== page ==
Imperial College London


Faculty of MedicineNational Heart & Lung Institute

Honorary Senior Lecturer



+44 (0)20 7351 8807p.gatehouse




MRISydney StreetRoyal Brompton Campus





I began in cardiac MRI around 1990 when it had an almost comically random quality if it hadn’t been so serious for some patients. It’s improved a great deal since. I can’t honestly say that had anything to do with me. A strength of the Royal Brompton Hospital cardiac MRI centre is that it does only cardiac MRI, whereas many centres try a few cardiac scans a week and become disillusioned. The leadership of Professor Longmore who established this centre was inspiring. Another strength was essential in the earlier days: we modified the MRI scanners to improve their speed and flexibility for cardiac uses. This led to a dedicated cardiac MRI lab built in an old double-decker coach (avoiding planning permission for a new building).

The physics of MRI is amazingly flexible if the electronics and software of the scanner is sufficiently open to modifications. On modern MRI systems we re-program how the images are acquired, to detect a range of different tissue properties. I remain most interested in the crazier forms of cardiac MRI (echo-planar imaging (EPI), spirals, locally selective imaging, hyperpolarized imaging) even if most busy clinicians understandably have no time for them. Otherwise I work on myocardial perfusion (almost the only excuse to use EPI in the heart) and blood flow imaging (especially real-time flow imaging) where cardiac MRI has much to offer but still sometimes has a bad reputation!

MRI-guidance of catheters using real-time imaging and real-time measurements of things like flow is in its infancy and might find some clinical uses eventually. Currently it is mainly animal work with very few medics brave enough to try it in humans. This field is also a chance to use the most interesting pulse sequences for rapid measurements. Unfortunately the drive to higher main field (3T) makes long-k-space paths more difficult and may limit interesting methods. This department contains many other projects for example in imaging the health of myocardium, its motion, coronary artery blood flow etc but is also a busy routine clinical cardiac MRI service.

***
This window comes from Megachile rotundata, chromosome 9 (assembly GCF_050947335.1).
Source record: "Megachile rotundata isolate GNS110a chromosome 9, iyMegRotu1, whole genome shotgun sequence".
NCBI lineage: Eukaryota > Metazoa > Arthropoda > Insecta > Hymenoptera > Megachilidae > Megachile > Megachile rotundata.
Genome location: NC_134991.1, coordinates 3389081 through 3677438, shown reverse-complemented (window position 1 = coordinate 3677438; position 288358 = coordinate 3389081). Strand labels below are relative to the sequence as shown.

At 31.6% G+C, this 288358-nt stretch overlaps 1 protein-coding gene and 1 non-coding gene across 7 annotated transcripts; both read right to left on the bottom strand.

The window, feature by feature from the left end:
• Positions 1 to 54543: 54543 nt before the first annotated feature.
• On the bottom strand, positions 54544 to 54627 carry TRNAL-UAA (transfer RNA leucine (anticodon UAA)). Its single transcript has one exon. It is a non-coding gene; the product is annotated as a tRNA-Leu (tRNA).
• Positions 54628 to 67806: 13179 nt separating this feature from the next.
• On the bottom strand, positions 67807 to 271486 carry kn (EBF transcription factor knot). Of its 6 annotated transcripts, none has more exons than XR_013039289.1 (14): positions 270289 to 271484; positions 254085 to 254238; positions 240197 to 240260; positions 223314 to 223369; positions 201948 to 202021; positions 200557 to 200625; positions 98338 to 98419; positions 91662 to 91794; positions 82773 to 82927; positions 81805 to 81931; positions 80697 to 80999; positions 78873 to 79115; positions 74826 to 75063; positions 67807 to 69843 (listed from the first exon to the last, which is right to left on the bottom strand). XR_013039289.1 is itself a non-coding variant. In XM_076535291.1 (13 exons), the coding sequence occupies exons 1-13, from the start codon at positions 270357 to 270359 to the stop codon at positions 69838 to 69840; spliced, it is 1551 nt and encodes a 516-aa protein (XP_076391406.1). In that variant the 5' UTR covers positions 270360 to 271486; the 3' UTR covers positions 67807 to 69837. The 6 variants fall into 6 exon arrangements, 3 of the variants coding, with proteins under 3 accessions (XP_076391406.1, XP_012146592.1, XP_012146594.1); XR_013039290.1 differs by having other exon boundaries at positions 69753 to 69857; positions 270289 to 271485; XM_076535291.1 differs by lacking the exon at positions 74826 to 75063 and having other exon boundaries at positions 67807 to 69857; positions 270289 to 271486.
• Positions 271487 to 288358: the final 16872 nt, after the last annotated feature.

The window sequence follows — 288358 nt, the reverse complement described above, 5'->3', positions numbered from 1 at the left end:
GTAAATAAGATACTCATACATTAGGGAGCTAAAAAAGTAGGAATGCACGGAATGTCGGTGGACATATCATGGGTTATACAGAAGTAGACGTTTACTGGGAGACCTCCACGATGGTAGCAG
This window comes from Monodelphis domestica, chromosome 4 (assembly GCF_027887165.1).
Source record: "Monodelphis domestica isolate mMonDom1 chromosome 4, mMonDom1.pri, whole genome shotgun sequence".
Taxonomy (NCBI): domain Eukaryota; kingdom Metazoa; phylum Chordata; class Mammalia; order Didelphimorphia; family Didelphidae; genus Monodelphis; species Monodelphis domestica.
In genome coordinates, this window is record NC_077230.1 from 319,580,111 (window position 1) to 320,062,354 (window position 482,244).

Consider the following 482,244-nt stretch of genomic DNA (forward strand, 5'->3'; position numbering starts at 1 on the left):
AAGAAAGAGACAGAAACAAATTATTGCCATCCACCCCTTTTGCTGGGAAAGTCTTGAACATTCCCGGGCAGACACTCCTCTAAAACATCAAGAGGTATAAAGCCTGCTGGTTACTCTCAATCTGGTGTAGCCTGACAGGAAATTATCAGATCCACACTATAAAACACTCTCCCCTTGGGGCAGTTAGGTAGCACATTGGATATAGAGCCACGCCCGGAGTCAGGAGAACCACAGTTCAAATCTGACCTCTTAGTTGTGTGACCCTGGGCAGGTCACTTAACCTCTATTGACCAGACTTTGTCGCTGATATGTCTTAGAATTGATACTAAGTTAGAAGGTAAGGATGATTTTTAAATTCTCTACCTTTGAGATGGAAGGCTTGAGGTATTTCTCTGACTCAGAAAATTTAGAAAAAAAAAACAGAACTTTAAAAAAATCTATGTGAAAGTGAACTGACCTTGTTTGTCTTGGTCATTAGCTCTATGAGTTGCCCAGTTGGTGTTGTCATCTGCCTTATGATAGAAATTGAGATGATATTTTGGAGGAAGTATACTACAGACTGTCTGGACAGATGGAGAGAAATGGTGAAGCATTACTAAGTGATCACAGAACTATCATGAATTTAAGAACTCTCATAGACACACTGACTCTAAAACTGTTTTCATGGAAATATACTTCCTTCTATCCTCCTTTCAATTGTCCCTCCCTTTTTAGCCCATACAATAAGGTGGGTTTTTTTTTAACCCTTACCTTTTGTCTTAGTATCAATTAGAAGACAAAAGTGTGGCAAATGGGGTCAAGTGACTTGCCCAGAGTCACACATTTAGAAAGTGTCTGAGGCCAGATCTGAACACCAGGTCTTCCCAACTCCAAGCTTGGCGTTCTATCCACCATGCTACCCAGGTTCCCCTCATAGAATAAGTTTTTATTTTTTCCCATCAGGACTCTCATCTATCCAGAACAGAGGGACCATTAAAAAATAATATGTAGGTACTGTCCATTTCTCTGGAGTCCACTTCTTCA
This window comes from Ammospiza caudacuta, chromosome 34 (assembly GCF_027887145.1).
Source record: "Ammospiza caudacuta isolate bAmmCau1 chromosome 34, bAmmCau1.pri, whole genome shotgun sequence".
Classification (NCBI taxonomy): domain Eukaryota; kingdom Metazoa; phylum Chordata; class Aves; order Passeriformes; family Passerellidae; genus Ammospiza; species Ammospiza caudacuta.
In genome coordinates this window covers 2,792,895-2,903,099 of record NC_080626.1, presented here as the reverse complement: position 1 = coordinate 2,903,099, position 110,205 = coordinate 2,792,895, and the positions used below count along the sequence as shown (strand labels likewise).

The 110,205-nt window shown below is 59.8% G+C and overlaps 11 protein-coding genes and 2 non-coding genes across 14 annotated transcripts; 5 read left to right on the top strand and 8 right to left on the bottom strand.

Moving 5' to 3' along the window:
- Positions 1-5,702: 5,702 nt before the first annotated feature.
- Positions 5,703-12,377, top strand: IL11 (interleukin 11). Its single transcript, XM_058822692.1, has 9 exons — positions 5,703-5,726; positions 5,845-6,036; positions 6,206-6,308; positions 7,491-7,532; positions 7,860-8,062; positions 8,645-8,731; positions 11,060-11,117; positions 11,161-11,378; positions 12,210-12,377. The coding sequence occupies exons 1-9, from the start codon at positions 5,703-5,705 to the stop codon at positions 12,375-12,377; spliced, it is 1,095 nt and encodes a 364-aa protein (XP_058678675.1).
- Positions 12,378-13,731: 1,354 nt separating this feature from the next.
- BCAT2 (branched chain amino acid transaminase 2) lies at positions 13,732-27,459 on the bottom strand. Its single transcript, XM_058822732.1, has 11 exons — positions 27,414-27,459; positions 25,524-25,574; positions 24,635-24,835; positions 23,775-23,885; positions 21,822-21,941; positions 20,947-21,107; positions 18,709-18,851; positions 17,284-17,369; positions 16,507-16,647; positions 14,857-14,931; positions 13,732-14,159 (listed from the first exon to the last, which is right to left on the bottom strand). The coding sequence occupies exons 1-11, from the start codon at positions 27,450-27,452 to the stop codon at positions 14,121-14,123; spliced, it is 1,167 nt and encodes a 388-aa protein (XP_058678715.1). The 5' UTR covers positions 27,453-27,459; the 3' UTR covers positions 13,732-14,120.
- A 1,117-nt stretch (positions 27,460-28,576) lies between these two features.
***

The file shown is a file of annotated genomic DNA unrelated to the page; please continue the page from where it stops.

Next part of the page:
We always seek interested students. Even if it is just for vacation or gap-year work, please contact the appropriate head of section (Physics Prof David Firmin or Medicine Prof Dudley Pennell).  




Lota AS, Gatehouse PD, Mohiaddin RH, 2017, T2 mapping and T2*imaging in heart failure, Heart Failure Reviews, Vol:22, ISSN:1382-4147, Pages:431-440

Khan TZ, Hsu LY, Arai AE, et al., 2017, Apheresis as novel treatment for refractory angina with raised lipoprotein(a): a randomised controlled trial, European Heart Journal, Vol:38, ISSN:1522-9645, Pages:1561-1569

Nielles-Vallespin S, Khalique Z, Ferreira PF, et al., 2017, Assessment of myocardial microstructural dynamics by in vivo diffusion tensor cardiac magnetic resonance, Journal of the American College of Cardiology, Vol:69, ISSN:0735-1097, Pages:661-676

Patel HC, Hayward C, Keegan J, et al., 2017, Effects of renal denervation on vascular remodelling in patients with heart failure and preserved ejection fraction: A randomised control trial, Jrsm Cardiovascular Disease, Vol:6, ISSN:2048-0040


Lota AS, Wassall R, Scott AD, et al., 2017, T2 MAPPING IN ACUTE AND RECOVERED MYOCARDITIS: POTENTIAL ROLE IN CLINICAL SURVEILLANCE, 12th Annual Meeting of the British-Society-of-Cardiovascular-Magnetic-Resonance (BSCMR), BMJ PUBLISHING GROUP, Pages:A22-A24, ISSN:1355-6037

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